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Tom Chaney: Of Crickets and Field Mice and Murder Most Foul
Of Writers And Their Books: Of Crickets and Field Mice and Murder Most Foul. Tom says: "finally the pull of home overcomes the pleasure of fame." This column first appeared 16 November 2008.
The next earlier Tom Chaney column: Not Just a Cake Mix / Duncan Hines
By Tom Chaney
Of Crickets and Field Mice and Murder Most Foul
Several of us were sitting around the big table at the Bookstore last week when we noticed a visitor. A little field mousie stuck his nose out around the soft drink machine and looked up at us as though we had failed to feed him lunch or to invite him to join our conversation. We spoke; he turned up his nose, shrugged his shoulders, flicked his tail and ambled off to where food used to be.
Although he (or perhaps, she) was in no way pestiferous, I called the local pest folks and ordered some field mice food -- heavily spiced.
In a way I welcomed the visit. All creatures need a place to snuggle as the leaves fall and the frost is heavy on the unripened tomatoes over the septic tank.
Along with the mice, we have a couple of crickets as well. They cannot match the mice for arrogance, but they make great music.
The last act the mouse performed before dying was to drag out a book for me to read. I have little guilt about extermination so long as I don't have to take the mouse out of the trap. But I did feel a bit of a twinge when I saw the title of the book he left.
It was The Cricket in Times Square by George Selden. It won the Newberry award some years ago. The blurb says it is aimed at children from seven to eleven. I want to hike that upper age by at least six decades.
The Bellinis -- father, mother, and young Mario -- have a newsstand in the Times Square subway station. The business is fairly marginal, but Tucker Mouse and Harry Cat keep an eye on it.
In the relative quiet following the departure of the last subway train there comes to Mario and Tucker a strange sound. "There was a noise of rustling nothingness in the station. Still Mario listened, straining to catch the mysterious sound. . . . And there it came again.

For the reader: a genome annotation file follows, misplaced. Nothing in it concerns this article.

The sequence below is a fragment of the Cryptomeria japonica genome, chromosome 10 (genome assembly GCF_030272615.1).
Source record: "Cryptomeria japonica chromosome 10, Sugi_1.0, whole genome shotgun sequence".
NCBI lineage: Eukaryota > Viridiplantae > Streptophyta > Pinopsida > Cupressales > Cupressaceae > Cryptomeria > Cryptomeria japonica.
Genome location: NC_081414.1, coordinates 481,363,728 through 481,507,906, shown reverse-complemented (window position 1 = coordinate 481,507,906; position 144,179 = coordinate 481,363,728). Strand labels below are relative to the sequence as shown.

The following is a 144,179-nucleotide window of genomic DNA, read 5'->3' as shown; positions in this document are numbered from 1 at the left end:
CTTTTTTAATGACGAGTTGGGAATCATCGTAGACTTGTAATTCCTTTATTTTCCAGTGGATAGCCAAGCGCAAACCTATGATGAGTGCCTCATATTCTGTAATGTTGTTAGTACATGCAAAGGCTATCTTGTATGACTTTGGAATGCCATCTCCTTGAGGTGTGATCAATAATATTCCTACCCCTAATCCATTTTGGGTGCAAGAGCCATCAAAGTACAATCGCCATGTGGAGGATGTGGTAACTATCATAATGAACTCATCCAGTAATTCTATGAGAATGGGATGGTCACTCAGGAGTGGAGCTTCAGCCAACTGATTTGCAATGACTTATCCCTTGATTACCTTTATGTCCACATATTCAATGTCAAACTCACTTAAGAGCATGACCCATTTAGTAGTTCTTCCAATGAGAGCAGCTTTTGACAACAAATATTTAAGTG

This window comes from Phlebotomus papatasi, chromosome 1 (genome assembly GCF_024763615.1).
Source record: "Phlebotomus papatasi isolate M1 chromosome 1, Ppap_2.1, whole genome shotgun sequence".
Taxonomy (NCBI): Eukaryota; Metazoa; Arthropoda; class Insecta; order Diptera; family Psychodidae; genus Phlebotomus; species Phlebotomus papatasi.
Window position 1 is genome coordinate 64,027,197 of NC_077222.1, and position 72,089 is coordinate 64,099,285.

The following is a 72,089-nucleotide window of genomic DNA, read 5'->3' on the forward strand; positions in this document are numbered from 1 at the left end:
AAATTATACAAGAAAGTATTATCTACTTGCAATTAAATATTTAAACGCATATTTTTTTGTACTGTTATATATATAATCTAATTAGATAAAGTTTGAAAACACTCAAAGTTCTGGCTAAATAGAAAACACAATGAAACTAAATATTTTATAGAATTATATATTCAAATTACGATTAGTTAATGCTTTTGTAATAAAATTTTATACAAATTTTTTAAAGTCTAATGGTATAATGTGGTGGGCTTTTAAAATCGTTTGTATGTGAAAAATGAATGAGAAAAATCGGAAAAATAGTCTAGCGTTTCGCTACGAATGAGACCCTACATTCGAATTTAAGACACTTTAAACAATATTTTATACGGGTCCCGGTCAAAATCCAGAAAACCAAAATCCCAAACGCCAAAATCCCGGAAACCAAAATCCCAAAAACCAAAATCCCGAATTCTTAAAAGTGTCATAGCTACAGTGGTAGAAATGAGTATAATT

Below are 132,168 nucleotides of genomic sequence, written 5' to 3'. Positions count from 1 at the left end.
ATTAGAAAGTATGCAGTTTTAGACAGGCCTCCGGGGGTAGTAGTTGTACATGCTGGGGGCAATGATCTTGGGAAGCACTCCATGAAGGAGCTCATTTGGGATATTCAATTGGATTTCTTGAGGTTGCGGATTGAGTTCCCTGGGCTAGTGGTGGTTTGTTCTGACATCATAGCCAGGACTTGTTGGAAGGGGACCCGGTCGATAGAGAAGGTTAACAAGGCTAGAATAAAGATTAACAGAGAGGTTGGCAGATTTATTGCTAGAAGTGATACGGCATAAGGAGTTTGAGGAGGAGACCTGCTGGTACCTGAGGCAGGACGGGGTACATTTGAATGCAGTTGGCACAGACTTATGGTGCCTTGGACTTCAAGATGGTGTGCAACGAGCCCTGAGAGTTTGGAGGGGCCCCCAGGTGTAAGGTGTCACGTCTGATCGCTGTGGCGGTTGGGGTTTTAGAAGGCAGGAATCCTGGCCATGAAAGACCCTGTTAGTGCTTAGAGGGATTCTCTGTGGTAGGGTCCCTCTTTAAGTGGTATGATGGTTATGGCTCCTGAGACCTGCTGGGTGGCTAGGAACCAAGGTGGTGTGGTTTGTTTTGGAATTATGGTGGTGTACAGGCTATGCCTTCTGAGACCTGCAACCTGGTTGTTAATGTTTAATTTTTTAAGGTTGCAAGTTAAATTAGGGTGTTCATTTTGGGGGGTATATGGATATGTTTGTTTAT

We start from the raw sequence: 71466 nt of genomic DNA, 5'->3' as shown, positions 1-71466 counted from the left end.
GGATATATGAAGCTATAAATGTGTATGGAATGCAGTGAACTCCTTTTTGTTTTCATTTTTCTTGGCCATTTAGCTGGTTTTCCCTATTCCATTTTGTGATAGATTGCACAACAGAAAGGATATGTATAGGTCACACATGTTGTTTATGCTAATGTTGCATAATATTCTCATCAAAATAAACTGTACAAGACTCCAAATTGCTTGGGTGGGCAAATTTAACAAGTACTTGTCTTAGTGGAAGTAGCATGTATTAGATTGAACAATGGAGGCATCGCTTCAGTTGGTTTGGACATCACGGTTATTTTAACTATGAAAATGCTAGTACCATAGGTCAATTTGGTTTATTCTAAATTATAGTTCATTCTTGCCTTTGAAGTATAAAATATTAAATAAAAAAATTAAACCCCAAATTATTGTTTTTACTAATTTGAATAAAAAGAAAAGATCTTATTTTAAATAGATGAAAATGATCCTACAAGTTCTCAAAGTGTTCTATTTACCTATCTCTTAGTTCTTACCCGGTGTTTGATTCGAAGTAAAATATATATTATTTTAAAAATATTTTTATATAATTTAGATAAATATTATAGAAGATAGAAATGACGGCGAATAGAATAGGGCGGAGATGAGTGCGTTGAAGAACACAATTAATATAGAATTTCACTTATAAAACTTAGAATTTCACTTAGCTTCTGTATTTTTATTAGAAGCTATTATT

"It was like a quick stroke across the strings of a violin, or like a harp that had been plucked suddenly. If a leaf in a green forest far from New York had fallen at midnight through the darkness into a thicket, it might have sounded like that."
Thus Chester Cricket fetches up in Times Square. Mario adopts Chester over the objections of his mother and keeps him in a matchbox lined with a piece of tissue paper. After the Bellinis leave for the day, Tucker Mouse comes in to investigate.
Chester is a Connecticut cricket who loves liverwurst. Some New Yorkers had a picnic near Chester's stump, and he smelt liverwurst in their picnic basket.
He investigated, ate his fill, napped in the basket, and was trapped under a bag of roast beef sandwiches. He struggled to get free, finally managing freedom as the picnickers leave the train at Times Square. He jumped from the basket and was trapped in the pile of dirt where Mario finds him.
About this time in the story Harry Cat appears frightening Chester who cannot believe that the cat and mouse could be friends.
The next day Mr. Smedly, an opera lover comes by. Chester chirps for him -- "a perfect middle C."
And Chester chirps and chirps. Perfect middle C is not enough. He chirps operatic pieces -- much to the pleasure of Mr. Bellini. He chirps hymns. Folks stop to listen.
Mario goes to the shop of Sai Fong to find a cricket cage for Chester.
Well, now . . . it need not be said that Chester was pleased with his Chinese pagoda-like cricket cage, or that he sang with great cheer, and that Tucker and Harry along with Mario arrange concerts in the subway station.
What does need to be said is that Chester's concerts are reviewed in the New York Times, and that his popularity outgrew all bounds.
But finally the pull of home overcomes the pleasure of fame. Chester gives one last, private concert for Mario as he dozes off in the newsstand. Then Harry and Tucker escort Chester to Grand Central Station and see him off to home in Connecticut.
My poor recounting of this wonderful tale does not do it justice. The merry adventures of this trio are designed to thaw the coldest heart, and the drawings by Garth Williams are just perfect. He exactly captures the insouciant Tucker Mouse whose relative visited us the other day -- and whom we most foully murdered.
Tom Chaney can be found telling stories, planning his next meal, and occasionally selling books at
Box 73 / 111 Water Street
Horse Cave, Kentucky 42749
Email: Tom Chaney
This story was posted on 2013-11-17 03:27:58
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More articles from topic Tom Chaney: Of Writers and Their Books:
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